What was the problem?
Auditing plays a key role in ensuring that organisations are properly run and performing well by confirming their claims about their financial position and ensuring the integrity of the systems behind those claims.
In recent years there has been an explosion in the use of auditing as a form of governance and control – a significant expansion beyond auditing’s historical role as a neutral process of gathering, evaluating and presenting evidence on organisational performance and status.
What did we do?
LSE Professor of Accounting Michael Power was the first to identify this trend in his highly influential Demos paper, The Audit Explosion, and in his book, The Audit Society: Rituals of Verification.
In his research Power had found that this expansion in auditing was the result of a transformation in the nature of governance, away from the traditional forms of direct governance and towards indirect governance through regulatory bodies and self-control practices within organisations.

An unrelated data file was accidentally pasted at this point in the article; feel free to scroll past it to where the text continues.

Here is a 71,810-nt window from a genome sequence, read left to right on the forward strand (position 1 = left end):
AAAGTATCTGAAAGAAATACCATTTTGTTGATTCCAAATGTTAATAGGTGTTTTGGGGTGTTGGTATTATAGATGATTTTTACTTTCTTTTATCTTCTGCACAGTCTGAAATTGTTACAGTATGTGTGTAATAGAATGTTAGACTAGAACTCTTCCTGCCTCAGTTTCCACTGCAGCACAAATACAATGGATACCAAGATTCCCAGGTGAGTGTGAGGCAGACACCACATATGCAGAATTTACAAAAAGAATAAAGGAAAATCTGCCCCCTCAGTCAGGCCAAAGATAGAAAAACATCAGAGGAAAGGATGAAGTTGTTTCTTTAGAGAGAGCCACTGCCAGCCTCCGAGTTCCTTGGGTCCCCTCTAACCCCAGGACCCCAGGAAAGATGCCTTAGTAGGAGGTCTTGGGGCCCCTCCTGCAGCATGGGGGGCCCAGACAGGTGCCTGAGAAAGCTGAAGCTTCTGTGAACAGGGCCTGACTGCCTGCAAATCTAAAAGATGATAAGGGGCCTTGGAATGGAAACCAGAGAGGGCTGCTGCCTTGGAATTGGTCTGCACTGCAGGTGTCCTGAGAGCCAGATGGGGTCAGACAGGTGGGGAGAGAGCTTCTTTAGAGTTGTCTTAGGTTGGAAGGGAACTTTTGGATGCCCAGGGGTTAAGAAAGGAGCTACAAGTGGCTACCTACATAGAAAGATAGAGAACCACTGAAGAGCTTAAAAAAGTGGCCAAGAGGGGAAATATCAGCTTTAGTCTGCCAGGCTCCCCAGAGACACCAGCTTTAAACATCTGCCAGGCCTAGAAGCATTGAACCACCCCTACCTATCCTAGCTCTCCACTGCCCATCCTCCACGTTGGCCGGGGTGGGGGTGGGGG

Auditing practices were, in effect, becoming a force for unintended change. Quantitative measures of performance were being instituted to make organisations ‘auditable’ and ‘inspectable’ and in the process were forging a deep link between performance culture and audit culture.
Power looked at the effects of this imperative to ‘make things auditable’ on organisations and the individuals working in them. He showed that whereas Value-for-Money auditing was meant to produce a focus on outcomes and policy effectiveness, in reality it tended to focus organisational attention and effort on measurable outputs and cost efficiency.
This imperative also led to the explosion of risk management in the 1990s and to what many practitioners have referred to as a ‘box-ticking’ culture. Power found that organisational control systems were being transformed into risk management systems, and that these were being made into more public and auditable objects through the imposition of regulatory regimes.
As a result, organisations were being turned ‘inside out’ and becoming more vulnerable to reputational damage in external environments. This development was not a reflection of an actual increase in the risks being faced by organisations, but rather the rise of the ‘risk management of everything’ and of accountability as a vehicle for assigning blame.